By Brian Ravencraft
It is nearing the month of March, which means tax season is well underway. We call it “busy season” in the accounting biz, and let me tell you… it lives up to the nickname.
As accountants we worry about many things on behalf of our clients. We want to keep them compliant, help them file on time or secure an extension. Of course, we want to save them as much money as we can. The list goes on and on. At the top of that list is always keeping their information safe and secure. From financial information to data related to their identity, it all must be protected from the scams we see not only during tax season, but year-round.
For the purposes of this article, let’s take a look at the fraud you want to bypass during filing season. The IRS has a comprehensive list of tips on their website that all taxpayers should pay close attention to. This goes for anyone using an accountant to file or filing on their own using software, etc. Review this list from the IRS below:
- Choose a tax preparer wisely. Look for a preparer who is available year-round.
- Ask your tax preparer for their IRS Preparer Tax Identification Number (PTIN). All paid preparers are required to have one.
- Don’t use a ghost preparer. They won’t sign a tax return they prepare for you.
- Don’t fall victim to tax preparers’ promises of large refunds. If it’s too good to be true, it probably is. All taxpayers must pay their fair share of taxes.
- Don’t sign a blank tax return. Taxpayers are ultimately responsible for what appears on tax returns filed with the IRS.
- Make sure you receive your refund. Your refund should be deposited into your bank account, not your tax preparer’s.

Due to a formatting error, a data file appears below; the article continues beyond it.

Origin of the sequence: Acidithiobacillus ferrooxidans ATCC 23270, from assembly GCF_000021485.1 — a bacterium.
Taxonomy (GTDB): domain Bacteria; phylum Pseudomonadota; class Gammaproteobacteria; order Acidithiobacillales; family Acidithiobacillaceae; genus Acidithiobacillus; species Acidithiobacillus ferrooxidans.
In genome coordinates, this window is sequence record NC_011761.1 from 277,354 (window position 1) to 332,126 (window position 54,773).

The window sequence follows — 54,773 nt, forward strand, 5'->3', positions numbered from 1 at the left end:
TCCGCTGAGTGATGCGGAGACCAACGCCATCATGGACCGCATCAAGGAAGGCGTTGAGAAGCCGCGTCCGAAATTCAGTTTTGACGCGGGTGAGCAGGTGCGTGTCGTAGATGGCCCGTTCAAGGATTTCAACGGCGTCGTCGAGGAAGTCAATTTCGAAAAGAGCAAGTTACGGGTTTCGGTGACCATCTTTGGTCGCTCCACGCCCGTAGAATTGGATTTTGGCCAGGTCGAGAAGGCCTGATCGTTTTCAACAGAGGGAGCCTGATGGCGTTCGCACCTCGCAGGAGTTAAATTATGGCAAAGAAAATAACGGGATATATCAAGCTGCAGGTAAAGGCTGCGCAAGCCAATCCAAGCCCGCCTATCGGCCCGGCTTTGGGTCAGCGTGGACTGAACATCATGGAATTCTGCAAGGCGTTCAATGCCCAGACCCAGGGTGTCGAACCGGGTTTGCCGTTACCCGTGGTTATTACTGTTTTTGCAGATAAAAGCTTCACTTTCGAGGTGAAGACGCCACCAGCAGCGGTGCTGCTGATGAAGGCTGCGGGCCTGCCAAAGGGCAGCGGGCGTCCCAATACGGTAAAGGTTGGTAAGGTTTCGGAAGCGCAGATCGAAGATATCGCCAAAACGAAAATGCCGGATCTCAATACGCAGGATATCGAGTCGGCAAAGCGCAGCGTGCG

- The IRS will not call you threatening legal action. If you receive a call like this, hang up, it’s a scam!
- Don’t respond to or click links in text messages, emails or social media posts claiming to be the IRS. They may contain malware that could compromise your personal information.
- Protect your personal and financial information. Never provide this information in response to unsolicited text messages, emails or social media posts claiming to be the IRS.
- Report fraud to law enforcement if you suspect an individual or a business is committing fraud.
I hope this information helps you stay safe this filing season. As always, reach out to me with any concerns or questions you may have.
Brian E. Ravencraft, CPA, CGMA is a Principal with Holbrook & Manter, CPAs. Brian has been with Holbrook & Manter since 1995, primarily focusing on the areas of Tax Consulting and Management Advisory Services within several firm service areas, focusing on agri-business and closely held businesses and their owners. Holbrook & Manter is a professional services firm founded in 1919 and we are unique in that we offer the resources of a large firm without compromising the focused and responsive personal attention that each client deserves. You can reach Brian through www.agribusinessaccounting.com or www.HolbrookManter.com.